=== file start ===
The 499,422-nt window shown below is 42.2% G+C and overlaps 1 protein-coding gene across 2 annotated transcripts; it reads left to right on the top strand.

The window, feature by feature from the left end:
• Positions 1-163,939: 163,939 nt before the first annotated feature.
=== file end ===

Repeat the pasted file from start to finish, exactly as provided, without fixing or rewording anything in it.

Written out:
The 499,422-nt window shown below is 42.2% G+C and overlaps 1 protein-coding gene across 2 annotated transcripts; it reads left to right on the top strand.

The window, feature by feature from the left end:
• Positions 1-163,939: 163,939 nt before the first annotated feature.